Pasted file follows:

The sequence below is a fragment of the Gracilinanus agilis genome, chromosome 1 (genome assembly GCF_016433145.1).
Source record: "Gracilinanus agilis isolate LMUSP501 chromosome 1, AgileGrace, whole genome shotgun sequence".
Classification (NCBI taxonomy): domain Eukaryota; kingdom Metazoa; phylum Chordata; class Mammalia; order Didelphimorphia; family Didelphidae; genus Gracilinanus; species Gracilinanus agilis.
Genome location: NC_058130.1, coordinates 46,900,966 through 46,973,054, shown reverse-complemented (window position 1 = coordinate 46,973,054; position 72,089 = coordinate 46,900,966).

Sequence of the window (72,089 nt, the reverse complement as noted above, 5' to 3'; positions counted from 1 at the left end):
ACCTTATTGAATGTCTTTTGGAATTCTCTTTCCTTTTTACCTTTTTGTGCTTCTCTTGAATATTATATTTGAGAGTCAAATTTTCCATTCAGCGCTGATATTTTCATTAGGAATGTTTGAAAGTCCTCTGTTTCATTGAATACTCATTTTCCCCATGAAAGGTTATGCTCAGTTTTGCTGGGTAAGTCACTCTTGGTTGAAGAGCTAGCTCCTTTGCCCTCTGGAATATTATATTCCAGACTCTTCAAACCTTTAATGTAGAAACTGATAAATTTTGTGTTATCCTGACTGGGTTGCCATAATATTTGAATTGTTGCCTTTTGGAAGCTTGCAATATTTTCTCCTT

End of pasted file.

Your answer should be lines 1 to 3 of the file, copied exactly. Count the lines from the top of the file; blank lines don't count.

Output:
The sequence below is a fragment of the Gracilinanus agilis genome, chromosome 1 (genome assembly GCF_016433145.1).
Source record: "Gracilinanus agilis isolate LMUSP501 chromosome 1, AgileGrace, whole genome shotgun sequence".
Classification (NCBI taxonomy): domain Eukaryota; kingdom Metazoa; phylum Chordata; class Mammalia; order Didelphimorphia; family Didelphidae; genus Gracilinanus; species Gracilinanus agilis.